But, eventually I settled into it. I enjoyed sleeping until the sun was high in the sky. I loved sitting with a book looking out over the Aegean. I even let up my guard and booked dinner at a romantic restaurant instead of the one that got the highest reviews for eating.

There was my mistake.


Avra, in Mykonos, is highly recommended for its Mediterranean menu and romantic, vine-covered, trellis-lined outdoor dining area. You definitely need reservations and it does look extremely romantic with its candlelit tables, verdant atmosphere, and mellow soundtrack.

Of course, the kids running around helter-skelter don’t really help the vibe, but we ate very early by Myconian standards, so it’s hard to blame them for that.

20140501_195858 Roquefort and olive dips

The dips are a mixed bag. The tapenade is very mundane – salty and tasty for sure, but if I can get it at home or in the grocery store, I’m not so interested in paying for it on vacation. The Roquefort butter is marvelous – creamy and smooth, with a rich, buttery taste that is sweet at first and then fades to an umami, slightly funky Roquefort aftertaste. It’s soft and spreads easily on the rather mundane bread. This stuff is great.

*Side note: you always pay for bread in Greece. When they ask if you want some, expect to be charged 5 Euros for it and the accompanying dips. Always order it, anyway…there are usually at least one or 2 dips that are worth the price of admission.* 20140501_200931 Tzatziki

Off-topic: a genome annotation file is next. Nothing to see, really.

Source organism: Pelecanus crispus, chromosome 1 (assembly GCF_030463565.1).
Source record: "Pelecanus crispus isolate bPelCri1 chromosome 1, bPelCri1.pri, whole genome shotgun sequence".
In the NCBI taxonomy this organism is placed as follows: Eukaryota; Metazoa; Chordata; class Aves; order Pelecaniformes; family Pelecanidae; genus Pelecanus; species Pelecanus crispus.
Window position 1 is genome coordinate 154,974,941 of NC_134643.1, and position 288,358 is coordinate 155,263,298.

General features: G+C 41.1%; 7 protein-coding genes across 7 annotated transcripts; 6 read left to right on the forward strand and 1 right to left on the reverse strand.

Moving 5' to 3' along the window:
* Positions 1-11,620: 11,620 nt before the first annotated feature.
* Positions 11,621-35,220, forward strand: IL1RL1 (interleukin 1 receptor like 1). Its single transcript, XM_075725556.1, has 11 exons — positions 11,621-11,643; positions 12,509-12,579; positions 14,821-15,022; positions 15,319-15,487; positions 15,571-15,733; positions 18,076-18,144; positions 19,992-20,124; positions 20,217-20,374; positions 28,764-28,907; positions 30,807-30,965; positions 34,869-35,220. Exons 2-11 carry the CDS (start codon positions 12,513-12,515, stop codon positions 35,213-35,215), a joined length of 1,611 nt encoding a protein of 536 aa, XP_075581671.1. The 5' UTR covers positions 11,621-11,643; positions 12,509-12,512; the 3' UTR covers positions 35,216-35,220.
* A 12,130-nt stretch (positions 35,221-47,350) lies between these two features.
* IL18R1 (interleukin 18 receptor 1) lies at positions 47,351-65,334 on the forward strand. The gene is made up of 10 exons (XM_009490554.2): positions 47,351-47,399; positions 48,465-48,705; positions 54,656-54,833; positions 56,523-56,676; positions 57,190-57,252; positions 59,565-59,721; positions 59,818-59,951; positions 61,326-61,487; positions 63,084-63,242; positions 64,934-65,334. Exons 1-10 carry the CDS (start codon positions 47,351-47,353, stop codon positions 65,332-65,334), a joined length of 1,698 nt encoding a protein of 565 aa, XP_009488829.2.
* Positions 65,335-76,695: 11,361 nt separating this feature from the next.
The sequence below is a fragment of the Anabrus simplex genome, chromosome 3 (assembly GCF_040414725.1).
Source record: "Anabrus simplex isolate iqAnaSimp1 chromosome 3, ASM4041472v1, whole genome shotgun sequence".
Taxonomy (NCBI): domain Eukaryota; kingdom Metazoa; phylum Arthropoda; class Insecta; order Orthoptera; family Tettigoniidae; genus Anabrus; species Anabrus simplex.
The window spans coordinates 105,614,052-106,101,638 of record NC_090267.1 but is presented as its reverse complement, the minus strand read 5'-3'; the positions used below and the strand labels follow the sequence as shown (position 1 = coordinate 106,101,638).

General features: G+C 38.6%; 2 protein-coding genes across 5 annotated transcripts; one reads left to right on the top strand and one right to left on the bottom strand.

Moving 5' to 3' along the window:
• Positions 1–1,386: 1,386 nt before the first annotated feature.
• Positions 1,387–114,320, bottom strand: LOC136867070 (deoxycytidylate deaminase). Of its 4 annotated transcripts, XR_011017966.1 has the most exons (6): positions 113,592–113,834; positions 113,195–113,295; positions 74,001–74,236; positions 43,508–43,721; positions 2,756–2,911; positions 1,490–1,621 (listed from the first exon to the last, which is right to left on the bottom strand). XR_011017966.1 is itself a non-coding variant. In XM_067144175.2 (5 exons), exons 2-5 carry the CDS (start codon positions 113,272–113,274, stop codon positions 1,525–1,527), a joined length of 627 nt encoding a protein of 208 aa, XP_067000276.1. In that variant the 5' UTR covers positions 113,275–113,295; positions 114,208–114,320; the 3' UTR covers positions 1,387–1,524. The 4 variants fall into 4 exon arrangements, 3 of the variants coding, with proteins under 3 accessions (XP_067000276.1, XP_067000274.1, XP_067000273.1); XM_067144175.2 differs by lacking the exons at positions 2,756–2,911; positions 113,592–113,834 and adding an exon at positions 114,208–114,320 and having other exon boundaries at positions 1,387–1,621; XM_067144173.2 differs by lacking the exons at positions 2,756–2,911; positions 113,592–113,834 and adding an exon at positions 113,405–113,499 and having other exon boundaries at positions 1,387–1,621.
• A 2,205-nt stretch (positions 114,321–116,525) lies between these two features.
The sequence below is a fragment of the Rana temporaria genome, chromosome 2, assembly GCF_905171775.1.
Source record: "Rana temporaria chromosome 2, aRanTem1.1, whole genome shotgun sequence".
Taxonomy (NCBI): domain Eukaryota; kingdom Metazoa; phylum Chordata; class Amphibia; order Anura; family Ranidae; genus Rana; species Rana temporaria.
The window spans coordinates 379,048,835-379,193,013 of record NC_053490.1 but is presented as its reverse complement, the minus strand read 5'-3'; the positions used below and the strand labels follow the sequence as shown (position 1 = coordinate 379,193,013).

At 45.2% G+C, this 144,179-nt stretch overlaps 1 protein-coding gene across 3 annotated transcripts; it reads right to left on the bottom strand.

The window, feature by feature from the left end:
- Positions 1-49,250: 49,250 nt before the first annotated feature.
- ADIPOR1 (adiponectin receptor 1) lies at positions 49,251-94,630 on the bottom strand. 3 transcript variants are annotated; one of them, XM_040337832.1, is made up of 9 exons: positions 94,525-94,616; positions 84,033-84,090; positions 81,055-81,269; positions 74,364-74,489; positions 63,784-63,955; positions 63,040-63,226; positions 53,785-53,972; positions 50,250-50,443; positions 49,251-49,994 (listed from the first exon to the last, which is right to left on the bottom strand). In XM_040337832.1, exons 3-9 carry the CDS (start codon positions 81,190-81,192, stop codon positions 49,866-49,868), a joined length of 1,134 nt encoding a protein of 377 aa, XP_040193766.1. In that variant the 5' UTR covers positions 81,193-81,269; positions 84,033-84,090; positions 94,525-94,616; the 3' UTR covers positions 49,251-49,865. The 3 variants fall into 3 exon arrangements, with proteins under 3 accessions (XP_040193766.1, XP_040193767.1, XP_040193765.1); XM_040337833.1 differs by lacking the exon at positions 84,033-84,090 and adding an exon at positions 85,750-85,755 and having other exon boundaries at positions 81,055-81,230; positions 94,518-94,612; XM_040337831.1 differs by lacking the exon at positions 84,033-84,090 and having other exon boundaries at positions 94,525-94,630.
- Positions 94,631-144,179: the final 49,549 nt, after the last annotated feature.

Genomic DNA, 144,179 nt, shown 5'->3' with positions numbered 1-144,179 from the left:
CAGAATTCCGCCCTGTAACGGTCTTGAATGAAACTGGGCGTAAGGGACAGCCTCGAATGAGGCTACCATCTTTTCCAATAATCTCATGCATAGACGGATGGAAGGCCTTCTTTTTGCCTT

Delicious, if not memorable. Creamy, fragrant with dill and spicy black pepper. It isn’t as garlicky or as thick as some versions, and is finished with some rich olive oil to add another layer of lushness. I ate all of this and would eat it again without reservation, but can’t say that it stood out among the tzatziki I sampled this trip. 20140501_202114 Halloumi wrapped in bacon

The standout of the night. The European style bacon, more flexible than the bacon that we are used to here, wraps well around the pleasantly squeaky, bouncy cheese. It’s grilled so that the bacon is salty and charred and the halloumi softens and becomes pleasantly melty. Some lemon juice brightens the dish and is the ideal, unexpected finishing touch. My husband almost stabbed me with a fork to ge the last piece.

Luckily, I’m too quick for him.
20140501_203245 Mussels

Simple and tasty. Steamed in white wine flavored with plenty of pepper, dill, and woodsy oregano.  Every single mussel was open and sweet – no bad mussels here. They are juicy and very mild, with just a touch of salinity. The only downfall here is the broth – it is merely serviceable.It lets the mussels naturally sweet flavor shine through, but it isn’t craveable. If I’m not lapping up the broth with a spoon at the end of the meal, something is wrong.

20140501_203101 At the end of the day, Avra is fine. If I lived in town, I would come here for the lovely surroundings and the fabulous halloumi appetizer. But on vacation, it just isn’t tasty enough. You can’t rely on romantic atmosphere on a touristy island because – hello! – people travel with kids. And the price is a little high for the food. So this wasn’t a major winner.